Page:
While some law enforcement and local divers have traveled beneath the water to these shipwrecks in the past, Grand Valley’s group is the first academic research team to explore the wrecks.
“We want to document these wrecks and learn more about the naval architecture that went into a steamboat designed for tourism versus a steamboat designed for trade,” Schwartz said.
Gleason added the February 20 survey cleared up some misconceptions about the Hazel A. wreck in particular. “I had been told that this wreck was lying on its side, but my remotely operated vehicle (ROV) dive last fall showed it sitting upright. Last Friday’s sonar image confirms the wreck is in one piece, sitting upright on the bottom [of Reeds Lake],” he said.
To reach the wrecks, the survey team first cut through ice estimated to be approximately 12 inches thick. Next, the team launched and guided a sonar unit through the ice, down to the wrecks off shore of Collins Park. While the temperatures may have been low, Schwartz explained that kind of weather is ideal for this type of project.
“The coverage made the launching platform of the ice for the sector scan sonar stable so that our results were as accurate as possible. The sonar imaging was great, especially when you consider the poor visibility in Reeds Lake,” Schwartz said.
The collection of sonar images may have been successful, but the group experienced technical difficulties during the latter portion of the exploration.
“Sadly, we did have trouble with the ROV,” Gleason said. “Problems happen often with this gear, which is why this type of work can be challenging. The most important part of the effort was to get the sonar images and we succeeded with that goal.”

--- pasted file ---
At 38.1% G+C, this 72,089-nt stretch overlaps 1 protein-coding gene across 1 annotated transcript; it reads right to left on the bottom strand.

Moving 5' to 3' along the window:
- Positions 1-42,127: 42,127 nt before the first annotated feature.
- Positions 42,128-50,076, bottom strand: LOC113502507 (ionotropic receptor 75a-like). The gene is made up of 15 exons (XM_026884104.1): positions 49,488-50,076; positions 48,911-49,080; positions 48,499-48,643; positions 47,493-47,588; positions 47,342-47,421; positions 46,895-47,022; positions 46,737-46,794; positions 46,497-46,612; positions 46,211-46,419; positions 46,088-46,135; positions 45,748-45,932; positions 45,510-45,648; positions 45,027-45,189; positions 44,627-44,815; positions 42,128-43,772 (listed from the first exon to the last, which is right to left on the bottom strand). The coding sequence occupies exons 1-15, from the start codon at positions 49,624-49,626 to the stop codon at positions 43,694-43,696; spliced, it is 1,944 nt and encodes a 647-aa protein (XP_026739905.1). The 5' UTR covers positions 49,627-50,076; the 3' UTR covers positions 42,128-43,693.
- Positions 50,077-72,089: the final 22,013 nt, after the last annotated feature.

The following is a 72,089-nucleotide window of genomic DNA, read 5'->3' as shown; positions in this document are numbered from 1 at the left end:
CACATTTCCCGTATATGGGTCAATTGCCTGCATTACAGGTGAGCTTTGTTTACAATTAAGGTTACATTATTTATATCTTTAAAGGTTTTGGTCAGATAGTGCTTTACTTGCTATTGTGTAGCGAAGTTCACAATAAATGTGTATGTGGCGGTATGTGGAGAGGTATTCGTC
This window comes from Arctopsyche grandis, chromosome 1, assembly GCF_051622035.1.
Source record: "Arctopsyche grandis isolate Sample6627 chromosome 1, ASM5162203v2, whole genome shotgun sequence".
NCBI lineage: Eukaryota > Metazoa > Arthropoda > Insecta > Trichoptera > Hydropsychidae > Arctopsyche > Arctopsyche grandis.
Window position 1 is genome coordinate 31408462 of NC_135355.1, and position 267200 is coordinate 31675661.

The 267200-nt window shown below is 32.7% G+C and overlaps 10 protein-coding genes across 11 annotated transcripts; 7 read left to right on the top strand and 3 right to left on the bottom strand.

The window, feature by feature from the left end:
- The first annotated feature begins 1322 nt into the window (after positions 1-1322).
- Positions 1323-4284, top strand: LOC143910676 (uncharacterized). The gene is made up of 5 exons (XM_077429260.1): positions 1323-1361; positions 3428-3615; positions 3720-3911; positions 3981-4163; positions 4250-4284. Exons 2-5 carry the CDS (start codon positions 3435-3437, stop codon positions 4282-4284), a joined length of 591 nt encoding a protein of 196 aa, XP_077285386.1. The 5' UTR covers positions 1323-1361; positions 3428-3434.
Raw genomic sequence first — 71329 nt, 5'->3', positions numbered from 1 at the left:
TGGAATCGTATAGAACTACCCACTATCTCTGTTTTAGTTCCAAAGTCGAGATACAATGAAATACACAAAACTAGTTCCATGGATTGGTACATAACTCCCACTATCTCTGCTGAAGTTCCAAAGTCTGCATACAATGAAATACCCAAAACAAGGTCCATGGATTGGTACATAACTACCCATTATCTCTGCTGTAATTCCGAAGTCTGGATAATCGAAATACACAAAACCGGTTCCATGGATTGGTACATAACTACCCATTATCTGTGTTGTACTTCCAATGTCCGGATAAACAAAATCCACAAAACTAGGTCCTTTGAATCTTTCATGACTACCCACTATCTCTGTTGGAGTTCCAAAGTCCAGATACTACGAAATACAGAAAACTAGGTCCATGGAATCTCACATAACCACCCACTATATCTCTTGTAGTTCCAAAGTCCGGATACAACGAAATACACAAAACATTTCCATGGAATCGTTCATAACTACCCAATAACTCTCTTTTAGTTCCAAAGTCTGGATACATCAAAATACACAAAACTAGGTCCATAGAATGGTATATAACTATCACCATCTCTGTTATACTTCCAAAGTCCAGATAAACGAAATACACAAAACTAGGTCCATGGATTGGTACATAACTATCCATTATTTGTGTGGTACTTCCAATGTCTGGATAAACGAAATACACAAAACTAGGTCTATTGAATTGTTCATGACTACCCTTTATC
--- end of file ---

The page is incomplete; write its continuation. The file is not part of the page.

The ROV is equipped with imaging sonar that allows the team to get an acoustic picture of the vessel even if the water visibility is poor. Schwartz said the next step in this project will be to attempt an ROV dive again to collect video and pictures of certain aspects of the wreck, including the name, boiler and below decks.
According to the East Grand Rapids History Room, regularly scheduled rides on excursion steamboats on Reeds Lake began in 1882.
The Office of Student Life is accepting nominations for its annual Student Life Awards April 16.
The awards ceremony recognizes outstanding achievement in the areas of individual leadership, organizational success and excellence in programming. Students, registered organizations, faculty and staff members, and campus departments can be nominated.
Nominations are due March 23 and must include a brief paragraph stating why the nominee deserves the recognition. Additional supplements, such as photos, articles and letters of support, may be submitted with the paragraph. The nomination form is on OrgSync, log in at www.gvsu.edu/orgsync.
For more information, contact Josh Lee at firstname.lastname@example.org.
The Women’s Center is seeking submissions of artwork from students, faculty and staff members, and community members to be displayed throughout the center next year.
The theme of the Women’s Center’s 14th annual call for art is celebrating diverse gender expressions.
The deadline for submissions is April 10, at 2 p.m.; entry forms can be found at www.gvsu.edu/women_cen.